claim the provinces which his predecessors had lost. Thus this point of
difference also remained open, as a source of irritation between the two
churches.

But behind these questions another of far greater magnitude was coming
into view, that of the papal supremacy. From being in the first instance the
head of the Christian church in the old Imperial city, and afterward Patriarch
of the West, and primus inter pares in relation to the other spiritual heads
of Christendom, the bishop of Rome had gradually claimed, on the strength of his occupying the cathedra Petri, a position which approximated more and more to that of supremacy over the whole Church. This claim had never been admitted in the East, but the appeals which were made from Constantinople to his judgment and authority, both at the time of the iconoclastic controversy and subsequently, lent some countenance to its validity.

But the great advance was made in the pontificate of Nicholas I
(858-867), who promulgated, or at least recognized, the False Decretals. This
famous compilation, which is now universally acknowledged to be spurious, and can be shown to be the work of that period, contains, among other documents, letters and decrees of the early bishops of Rome, in which the organization and discipline of the Church from the earliest time are set forth, and the whole system is shown to have depended on the supremacy of the popes. The newly discovered collection was recognized as genuine by Nicholas, and was accepted by the Western Church. The effect of this was at once to formulate all the claims which had before been vaguely asserted, and to give them the authority of unbroken tradition. The result to Christendom at large was in the highest degree momentous. It was impossible for future popes to recede from them, and equally impossible for other churches which valued their independence to acknowledge them. The last attempt on the part of the Eastern Church to arrange a compromise in this matter was made by the emperor Basil II, a potentate who both by his conquests and the vigor of his administration might rightly claim to negotiate with others on equal terms. By him it was proposed (A.D. 1024) that the Eastern Church should recognize the honorary primacy of the Western patriarch, and that he in turn should acknowledge the internal independence of the Eastern Church. These terms were rejected, and from that moment it was clear that the separation of the two branches of Christendom was only a question of time.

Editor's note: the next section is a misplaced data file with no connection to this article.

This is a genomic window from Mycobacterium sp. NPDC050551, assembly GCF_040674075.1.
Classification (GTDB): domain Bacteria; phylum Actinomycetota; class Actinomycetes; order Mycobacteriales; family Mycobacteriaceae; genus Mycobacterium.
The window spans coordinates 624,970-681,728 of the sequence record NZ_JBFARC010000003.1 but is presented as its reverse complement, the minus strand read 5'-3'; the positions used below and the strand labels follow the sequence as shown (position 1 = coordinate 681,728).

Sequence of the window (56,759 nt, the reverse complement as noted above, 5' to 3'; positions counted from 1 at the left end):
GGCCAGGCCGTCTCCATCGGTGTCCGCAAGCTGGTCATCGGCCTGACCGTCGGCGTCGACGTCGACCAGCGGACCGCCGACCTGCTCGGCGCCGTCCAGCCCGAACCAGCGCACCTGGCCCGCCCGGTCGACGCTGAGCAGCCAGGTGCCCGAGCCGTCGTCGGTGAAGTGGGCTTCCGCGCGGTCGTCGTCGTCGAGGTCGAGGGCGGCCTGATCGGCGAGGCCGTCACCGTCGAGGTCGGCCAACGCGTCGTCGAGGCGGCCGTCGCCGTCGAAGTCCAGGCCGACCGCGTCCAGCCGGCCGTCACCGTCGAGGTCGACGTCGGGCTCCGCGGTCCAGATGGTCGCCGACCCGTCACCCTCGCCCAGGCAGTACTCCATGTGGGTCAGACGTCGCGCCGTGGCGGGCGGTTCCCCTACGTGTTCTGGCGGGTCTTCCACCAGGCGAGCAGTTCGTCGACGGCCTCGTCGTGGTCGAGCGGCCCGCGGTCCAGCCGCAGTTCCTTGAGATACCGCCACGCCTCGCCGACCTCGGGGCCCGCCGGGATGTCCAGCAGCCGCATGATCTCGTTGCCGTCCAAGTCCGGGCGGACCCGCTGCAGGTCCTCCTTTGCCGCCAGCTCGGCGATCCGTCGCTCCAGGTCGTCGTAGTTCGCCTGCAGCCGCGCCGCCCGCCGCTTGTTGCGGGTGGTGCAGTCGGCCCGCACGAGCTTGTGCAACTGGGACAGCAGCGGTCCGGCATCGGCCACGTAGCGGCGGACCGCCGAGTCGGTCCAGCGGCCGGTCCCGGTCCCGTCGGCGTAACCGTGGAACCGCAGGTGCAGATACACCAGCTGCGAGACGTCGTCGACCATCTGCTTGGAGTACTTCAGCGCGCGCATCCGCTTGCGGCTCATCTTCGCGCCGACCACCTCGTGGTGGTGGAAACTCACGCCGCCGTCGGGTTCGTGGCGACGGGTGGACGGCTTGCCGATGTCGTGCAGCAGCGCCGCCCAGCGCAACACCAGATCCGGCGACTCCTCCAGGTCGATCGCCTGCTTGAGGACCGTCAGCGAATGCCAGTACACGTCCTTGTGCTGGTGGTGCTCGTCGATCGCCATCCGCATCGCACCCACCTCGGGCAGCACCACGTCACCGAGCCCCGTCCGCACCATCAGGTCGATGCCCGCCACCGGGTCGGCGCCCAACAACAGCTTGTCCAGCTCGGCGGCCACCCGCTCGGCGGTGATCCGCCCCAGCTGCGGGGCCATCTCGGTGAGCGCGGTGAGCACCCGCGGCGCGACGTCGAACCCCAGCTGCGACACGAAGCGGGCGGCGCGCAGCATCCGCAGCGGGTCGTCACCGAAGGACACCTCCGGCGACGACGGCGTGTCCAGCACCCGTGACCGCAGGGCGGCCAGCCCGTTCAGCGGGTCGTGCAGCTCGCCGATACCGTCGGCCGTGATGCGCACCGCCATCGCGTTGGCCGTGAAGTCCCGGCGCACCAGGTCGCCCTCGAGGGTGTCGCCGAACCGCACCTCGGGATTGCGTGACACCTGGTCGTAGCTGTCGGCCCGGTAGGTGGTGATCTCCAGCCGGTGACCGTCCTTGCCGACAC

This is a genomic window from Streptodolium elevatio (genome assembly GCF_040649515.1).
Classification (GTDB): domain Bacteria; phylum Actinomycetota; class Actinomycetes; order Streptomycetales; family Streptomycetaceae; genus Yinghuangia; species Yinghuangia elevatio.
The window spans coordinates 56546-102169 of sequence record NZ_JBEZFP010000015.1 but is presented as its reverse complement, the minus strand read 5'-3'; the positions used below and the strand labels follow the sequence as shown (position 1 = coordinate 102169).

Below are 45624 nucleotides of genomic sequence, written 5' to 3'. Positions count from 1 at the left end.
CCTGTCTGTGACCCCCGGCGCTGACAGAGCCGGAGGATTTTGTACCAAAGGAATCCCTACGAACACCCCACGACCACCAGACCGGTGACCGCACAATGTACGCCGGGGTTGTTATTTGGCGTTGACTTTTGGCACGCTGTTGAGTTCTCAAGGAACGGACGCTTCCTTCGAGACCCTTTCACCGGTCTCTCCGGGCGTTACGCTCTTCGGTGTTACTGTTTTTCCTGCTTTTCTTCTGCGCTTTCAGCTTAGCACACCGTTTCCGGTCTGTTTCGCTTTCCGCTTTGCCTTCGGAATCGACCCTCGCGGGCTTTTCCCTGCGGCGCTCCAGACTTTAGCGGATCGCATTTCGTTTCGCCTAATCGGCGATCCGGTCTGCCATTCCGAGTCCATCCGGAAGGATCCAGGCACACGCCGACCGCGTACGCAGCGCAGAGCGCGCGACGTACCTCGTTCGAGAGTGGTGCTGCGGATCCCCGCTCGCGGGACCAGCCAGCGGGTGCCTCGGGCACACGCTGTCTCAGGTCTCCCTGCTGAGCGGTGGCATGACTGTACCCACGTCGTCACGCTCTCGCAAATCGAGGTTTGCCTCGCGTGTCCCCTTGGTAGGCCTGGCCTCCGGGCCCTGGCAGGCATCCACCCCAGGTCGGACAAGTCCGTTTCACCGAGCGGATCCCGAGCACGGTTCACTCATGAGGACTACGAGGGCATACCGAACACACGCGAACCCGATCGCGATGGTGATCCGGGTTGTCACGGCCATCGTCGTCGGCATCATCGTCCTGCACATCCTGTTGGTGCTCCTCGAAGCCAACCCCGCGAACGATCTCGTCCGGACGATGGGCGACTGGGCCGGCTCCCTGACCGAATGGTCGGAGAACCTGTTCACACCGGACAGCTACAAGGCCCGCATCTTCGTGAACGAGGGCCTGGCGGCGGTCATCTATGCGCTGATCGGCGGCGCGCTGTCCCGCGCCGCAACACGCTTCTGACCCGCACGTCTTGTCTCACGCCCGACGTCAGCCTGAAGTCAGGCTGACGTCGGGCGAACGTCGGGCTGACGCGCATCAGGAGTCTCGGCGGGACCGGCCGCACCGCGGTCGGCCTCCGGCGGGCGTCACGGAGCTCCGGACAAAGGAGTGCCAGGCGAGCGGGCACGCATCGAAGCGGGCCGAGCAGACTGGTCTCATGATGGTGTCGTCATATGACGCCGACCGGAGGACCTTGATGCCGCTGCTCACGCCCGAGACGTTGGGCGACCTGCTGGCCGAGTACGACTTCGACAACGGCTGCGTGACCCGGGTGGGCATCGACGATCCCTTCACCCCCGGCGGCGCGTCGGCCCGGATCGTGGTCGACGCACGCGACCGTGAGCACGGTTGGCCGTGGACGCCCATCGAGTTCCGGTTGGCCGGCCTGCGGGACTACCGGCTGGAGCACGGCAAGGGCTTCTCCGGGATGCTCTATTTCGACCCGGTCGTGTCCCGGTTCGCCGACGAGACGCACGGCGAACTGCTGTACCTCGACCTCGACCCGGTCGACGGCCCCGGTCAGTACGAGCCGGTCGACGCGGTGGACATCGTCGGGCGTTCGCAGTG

Already in the papacy of Nicholas I a rupture had occurred in connection
with the dispute between the rival patriarchs of Constantinople, Ignatius and